Jose Altuve, Astros Advance to World Series with ALCS Game 7 Win vs. Yankees

The Houston Astros held serve at home in the American League Championship Series, defeating the New York Yankees 4-0 in Game 7 on Saturday to clinch the franchise's second-ever trip to the World Series. 

After losing three straight games at Yankee Stadium and facing elimination coming back to Minute Maid Park, the Astros returned home to defeat the Yankees in the last two games to win the AL pennant for the first time. 

Jose Altuve and Evan Gattis both hit solo home runs. Brian McCann chipped in with a two-run double in the fifth inning to cap off Houston's offensive output. 

After winning 101 games during the regular season, the Astros will be in search of their first victory in a World Series game when they take on the Los Angeles Dodgers beginning Tuesday at Dodger Stadium.

Houston's only previous trip to the Fall Classic came in 2005, when it was swept by the Chicago White Sox in four games. 

Per ESPN Stats & Info, based on the records of Houston and Los Angeles, this kind of championship matchup hasn't happened in 47 years:

The game began as a pitching duel between CC Sabathia and Charlie Morton. Both starters held the opposition scoreless through the first three innings. 

The Astros were making Sabathia work hard, especially after the former AL Cy Young winner needed just seven pitches in the first inning. He gave up at least one hit and one walk in the next three innings. 

Fortunately for Sabathia, Aaron Judge is very tall in right field. The likely 2017 AL Rookie of the Year made a spectacular defensive play for the first out in the second inning by robbing Yuli Gurriel of a home run:

It's easy to get wrapped up in Judge's prodigious power, which produced 52 home runs during the regular season, but ESPN's Jerry Crasnick noted he's also an excellent defender:

Things would remain scoreless until the fourth inning when the Astros finally broke through off Sabathia on Gattis' solo homer that just missed the Crawford Boxes in left field:

Per ESPN's Jayson Stark, Gattis had been in a power slump dating back to the middle of summer before getting Houston on the board:

Sabathia's night—and possibly his Yankees career, since he will be a free agent—ended three batters later after giving up a walk to Brian McCann and a Josh Reddick single. It was not a good two-day stretch for New York starting pitchers, as noted by Joel Sherman of the New York Post:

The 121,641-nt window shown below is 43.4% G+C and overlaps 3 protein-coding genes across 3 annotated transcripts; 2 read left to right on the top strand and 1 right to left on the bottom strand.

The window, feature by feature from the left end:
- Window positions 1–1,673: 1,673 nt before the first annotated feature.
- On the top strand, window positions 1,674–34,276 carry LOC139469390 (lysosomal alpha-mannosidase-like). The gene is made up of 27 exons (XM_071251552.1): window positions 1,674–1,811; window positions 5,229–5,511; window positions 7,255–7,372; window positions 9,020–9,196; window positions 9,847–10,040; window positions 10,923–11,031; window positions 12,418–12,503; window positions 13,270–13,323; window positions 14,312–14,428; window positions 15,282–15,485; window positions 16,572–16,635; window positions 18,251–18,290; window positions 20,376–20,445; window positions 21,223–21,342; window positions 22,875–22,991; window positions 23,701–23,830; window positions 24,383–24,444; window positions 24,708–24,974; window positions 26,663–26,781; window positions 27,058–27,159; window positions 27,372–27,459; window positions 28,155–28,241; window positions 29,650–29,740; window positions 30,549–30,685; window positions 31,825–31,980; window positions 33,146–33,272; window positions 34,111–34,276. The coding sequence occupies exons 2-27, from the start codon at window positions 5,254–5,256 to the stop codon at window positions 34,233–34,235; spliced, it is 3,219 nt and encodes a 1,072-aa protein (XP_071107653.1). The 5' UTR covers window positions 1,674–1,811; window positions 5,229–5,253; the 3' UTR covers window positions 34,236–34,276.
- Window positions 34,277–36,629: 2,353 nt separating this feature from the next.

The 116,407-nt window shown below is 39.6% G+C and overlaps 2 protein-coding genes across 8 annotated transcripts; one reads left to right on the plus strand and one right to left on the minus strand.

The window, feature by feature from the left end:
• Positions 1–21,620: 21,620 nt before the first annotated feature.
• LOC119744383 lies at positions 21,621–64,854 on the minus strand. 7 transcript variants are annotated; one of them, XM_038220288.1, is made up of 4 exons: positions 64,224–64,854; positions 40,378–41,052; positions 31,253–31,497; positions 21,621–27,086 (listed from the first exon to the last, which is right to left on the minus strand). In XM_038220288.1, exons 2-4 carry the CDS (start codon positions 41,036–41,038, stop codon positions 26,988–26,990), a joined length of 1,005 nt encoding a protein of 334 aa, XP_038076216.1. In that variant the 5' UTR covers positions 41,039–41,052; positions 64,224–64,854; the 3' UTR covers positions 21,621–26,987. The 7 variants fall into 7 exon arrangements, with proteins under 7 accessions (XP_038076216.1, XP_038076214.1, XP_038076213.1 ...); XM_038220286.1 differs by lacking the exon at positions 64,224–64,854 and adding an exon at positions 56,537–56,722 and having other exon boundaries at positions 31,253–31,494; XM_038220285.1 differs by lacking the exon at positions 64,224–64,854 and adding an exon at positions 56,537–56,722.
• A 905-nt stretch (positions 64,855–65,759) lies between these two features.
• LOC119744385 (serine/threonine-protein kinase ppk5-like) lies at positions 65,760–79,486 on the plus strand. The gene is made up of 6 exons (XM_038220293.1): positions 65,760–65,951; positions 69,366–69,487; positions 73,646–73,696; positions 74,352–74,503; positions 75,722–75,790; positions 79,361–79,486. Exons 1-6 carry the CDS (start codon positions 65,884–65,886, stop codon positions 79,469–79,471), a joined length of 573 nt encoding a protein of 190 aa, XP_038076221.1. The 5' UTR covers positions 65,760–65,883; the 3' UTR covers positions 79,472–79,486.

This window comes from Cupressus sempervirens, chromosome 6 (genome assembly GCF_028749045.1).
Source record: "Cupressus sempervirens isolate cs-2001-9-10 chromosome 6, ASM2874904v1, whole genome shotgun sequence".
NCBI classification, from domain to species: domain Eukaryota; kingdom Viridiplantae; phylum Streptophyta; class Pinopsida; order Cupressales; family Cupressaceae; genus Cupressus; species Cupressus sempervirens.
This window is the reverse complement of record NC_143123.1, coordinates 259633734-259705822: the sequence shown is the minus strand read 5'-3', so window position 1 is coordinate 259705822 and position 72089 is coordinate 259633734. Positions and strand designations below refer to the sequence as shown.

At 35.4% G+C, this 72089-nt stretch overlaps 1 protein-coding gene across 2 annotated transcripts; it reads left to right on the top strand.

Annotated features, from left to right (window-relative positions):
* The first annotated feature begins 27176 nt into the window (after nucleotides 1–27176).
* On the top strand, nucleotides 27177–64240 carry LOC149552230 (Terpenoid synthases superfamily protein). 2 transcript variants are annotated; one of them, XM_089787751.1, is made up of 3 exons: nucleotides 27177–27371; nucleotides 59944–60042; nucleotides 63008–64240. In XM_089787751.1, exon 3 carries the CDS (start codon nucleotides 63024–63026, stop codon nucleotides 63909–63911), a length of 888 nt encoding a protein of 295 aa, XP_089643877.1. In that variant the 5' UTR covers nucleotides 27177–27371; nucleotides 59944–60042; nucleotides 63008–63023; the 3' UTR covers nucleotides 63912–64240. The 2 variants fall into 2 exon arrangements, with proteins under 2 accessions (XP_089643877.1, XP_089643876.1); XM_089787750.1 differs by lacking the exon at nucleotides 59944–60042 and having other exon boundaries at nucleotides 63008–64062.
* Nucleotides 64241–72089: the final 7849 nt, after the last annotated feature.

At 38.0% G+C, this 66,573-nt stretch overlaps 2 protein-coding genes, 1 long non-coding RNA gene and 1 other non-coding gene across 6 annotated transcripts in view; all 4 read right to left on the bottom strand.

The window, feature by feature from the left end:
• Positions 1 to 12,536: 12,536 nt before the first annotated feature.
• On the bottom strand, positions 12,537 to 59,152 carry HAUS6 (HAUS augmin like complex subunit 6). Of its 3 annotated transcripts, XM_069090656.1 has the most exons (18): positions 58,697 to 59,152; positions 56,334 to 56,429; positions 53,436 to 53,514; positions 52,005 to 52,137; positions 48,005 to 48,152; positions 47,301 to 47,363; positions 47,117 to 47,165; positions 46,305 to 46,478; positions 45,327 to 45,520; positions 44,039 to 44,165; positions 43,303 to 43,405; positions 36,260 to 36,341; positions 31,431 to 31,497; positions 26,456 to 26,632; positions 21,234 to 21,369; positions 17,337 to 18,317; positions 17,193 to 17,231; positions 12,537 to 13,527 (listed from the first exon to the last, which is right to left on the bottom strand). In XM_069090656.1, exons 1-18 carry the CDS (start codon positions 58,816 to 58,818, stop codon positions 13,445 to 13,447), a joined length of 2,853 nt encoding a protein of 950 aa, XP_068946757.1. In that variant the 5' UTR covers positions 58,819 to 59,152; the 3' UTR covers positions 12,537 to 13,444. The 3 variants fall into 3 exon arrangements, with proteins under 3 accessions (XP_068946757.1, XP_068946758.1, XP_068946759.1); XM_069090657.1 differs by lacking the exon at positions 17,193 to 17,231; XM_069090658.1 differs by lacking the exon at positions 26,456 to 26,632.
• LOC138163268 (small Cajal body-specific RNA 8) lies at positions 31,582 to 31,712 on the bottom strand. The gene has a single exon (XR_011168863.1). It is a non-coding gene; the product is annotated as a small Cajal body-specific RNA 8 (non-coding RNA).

Going back to Game 6, there were indications the Astros offense was on the verge of ending its series-long slump. Houston exploded for four runs in the bottom of the eighth inning to take what was a two-run game and make the final 7-1.

Mike Axisa of CBS Sports wrote about what Houston's lineup was doing in the first five games against Yankees pitching:

"The Astros, as a team, went into Game 6 hitting .147/.234/.213 in the ALCS. Altuve went hitless in Games 3-5 in New York before picking up the two-run single and solo homer in Game 6. Carlos Correa went 2 for 12 in Games 3-5 before going 2 for 4 in Game 6. McCann? He was 0 for the postseason before his double broke the scoreless tie."

After Sabathia wobbled his way through 3.2 innings, the Astros finally broke down the dam in the bottom of the fifth with three runs off reliever Tommy Kahnle.

Before Houston's offense got going, though, the defense stepped up in a big way behind Morton. After Greg Bird started the fifth inning with a double and advanced to third on a wild pitch before being thrown out at the plate on a perfect throw from third baseman Alex Bregman to Brian McCann. 

MLB.com's Joe Posnanski had this assessment of what went down on Bregman's play to get Bird out and keep the score 1-0:

The Yankees' Achilles heel all season has been playing on the road. They were the only playoff team with a losing record away from home during the regular season (40-41), and they went just 1-6 away from Yankee Stadium in the postseason. 

This was the first playoff series since the 2004 NLCS, featuring the Astros and St. Louis Cardinals, in which the home team won all seven games. 

New York began the ALDS against Cleveland being shut out 4-0 when Trevor Bauer threw 36 curveballs out of his 99 pitches. That blueprint carried through to Game 7 of the ALCS for Morton and reliever Lance McCullers, per ESPN's David Schoenfield:

Even though the Yankees' young core missed out on an opportunity to reach the World Series this year, their future remains incredibly bright. Judge, Gary Sanchez, Luis Severino, Greg Bird and Didi Gregorius are all under the age of 28, and they will have a full season of Sonny Gray in the rotation in 2018. 

The Astros were the best team in the AL for most of the season, despite finishing one game behind Cleveland in the overall standings. They struck gold on Aug. 31 by adding Justin Verlander to their starting rotation, pairing him with Dallas Keuchel, and closed the season by going 21-8 from Sept. 1-Oct. 1. 

Three years ago, when the Astros were in the midst of their fourth straight season with at least 90 losses, Sports Illustrated predicted they would win the 2017 World Series. 

With four more victories, the Astros will make that bold prognostication a reality. 

 

 


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Alex Cora Reportedly to Sign 3-Year Contract as Manager of Red Sox

Alex Cora's wait to become a manager in Major League Baseball is reportedly coming to an end.

According to a report from The Athletic's Ken Rosenthal on Saturday, Cora and the Red Sox have agreed in principle to a three-year deal once the Houston Astros' season is over.